3D printed fashion is becoming increasingly more popular. From shoes to high fashion, the industry is slowly changing. And art galleries and museums such as the High Museum of Art in Atlanta swing aboard the train.
Dutch fashion designer Iris van Herpen has recently drawn attention to her 3D printed work thanks to 3D printing a dress at Paris Fashion Week.
However, now, along with the celebratory attention from collaborations after collaborations with a number of notable artists, architects and musicians, including Rem D. Koolhaas, Beyoncé, Lady Gaga, and Tilda Swinton, van Herpen now has the art world interested in her work too!
Last week, Atlanta’s High Museum of Art debuted an exhibition dedicated to van Herpen’s designs called Iris van Herpen: Transforming Fashion.
“It’s our first show about fashion,” says Sarah Schleuning, curator of decorative arts and design at the High Museum to The Washington Post. According to her, Iris van Herpen “is not a big house. She’s someone relatively early, I hope, in her career. We want to be the institute that took a risk and brought her to the U.S.”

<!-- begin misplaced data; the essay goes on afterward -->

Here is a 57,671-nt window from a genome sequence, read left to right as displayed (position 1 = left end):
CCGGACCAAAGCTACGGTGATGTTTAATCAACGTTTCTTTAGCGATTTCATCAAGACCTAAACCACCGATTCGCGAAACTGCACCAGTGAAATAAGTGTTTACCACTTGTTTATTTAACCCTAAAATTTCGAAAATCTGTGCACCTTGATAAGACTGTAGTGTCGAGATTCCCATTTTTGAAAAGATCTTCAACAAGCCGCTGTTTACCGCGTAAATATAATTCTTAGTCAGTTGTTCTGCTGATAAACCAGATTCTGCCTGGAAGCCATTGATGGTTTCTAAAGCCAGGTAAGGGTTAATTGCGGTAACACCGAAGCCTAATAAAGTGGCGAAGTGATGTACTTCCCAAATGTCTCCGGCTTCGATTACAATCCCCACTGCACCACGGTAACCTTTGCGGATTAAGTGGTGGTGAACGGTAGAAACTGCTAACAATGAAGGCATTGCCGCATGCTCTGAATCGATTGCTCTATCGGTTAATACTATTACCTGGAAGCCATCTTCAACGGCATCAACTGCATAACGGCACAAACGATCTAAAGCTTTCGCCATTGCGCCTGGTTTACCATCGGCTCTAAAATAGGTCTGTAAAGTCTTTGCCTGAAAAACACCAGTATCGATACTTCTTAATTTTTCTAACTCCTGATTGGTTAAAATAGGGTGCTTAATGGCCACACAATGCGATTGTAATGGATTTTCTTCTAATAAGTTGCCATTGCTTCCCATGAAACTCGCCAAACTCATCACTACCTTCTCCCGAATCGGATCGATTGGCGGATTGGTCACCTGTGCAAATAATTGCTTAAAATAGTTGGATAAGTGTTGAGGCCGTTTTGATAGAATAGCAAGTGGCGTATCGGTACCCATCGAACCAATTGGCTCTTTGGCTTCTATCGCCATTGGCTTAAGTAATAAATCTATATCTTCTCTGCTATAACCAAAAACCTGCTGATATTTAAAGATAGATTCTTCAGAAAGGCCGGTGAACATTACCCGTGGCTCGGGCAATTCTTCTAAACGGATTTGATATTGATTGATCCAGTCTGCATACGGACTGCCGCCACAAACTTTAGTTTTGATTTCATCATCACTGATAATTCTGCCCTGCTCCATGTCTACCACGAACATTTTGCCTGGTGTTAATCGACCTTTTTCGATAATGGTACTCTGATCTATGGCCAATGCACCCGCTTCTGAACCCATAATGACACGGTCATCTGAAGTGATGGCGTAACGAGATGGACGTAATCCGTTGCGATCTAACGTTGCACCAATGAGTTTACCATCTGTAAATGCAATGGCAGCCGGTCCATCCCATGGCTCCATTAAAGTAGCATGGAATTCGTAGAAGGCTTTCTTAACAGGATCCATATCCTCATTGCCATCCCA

The exhibit at Atlanta’s High Museum of Art features 45 of Iris van Herpen’s designs from 15 of her collections, which range from the beginning of her career in 2008 to the present.
“In the first years I had my label, I did everything by hand. I didn’t even work with a sewing machine,” Van Herpen says. “At some point, I realized I had reached a level of control I couldn’t go beyond. I saw 3D printing in architecture, where it’s used for modeling. I was struck by the complexity and detailing it was able to do.”
In van Herpen’s view, 3D printing does not threaten the survival of the human touch. With 3D printing, she could build prototypes of designs in a single season, when doing it by hand could easily have taken three or more years to complete.
“Sometimes, a 3D-printed dress has a structure we were never able to do by hand. But because of the process of file-making, we understand the structure, and we are able to do it by hand afterward.”
Next year, her work will be featured in New York at the Metropolitan Museum of Art’s spring Costume Institute installation Manus x Machina: Fashion in an Age of Technology.
What do you think of these designs?
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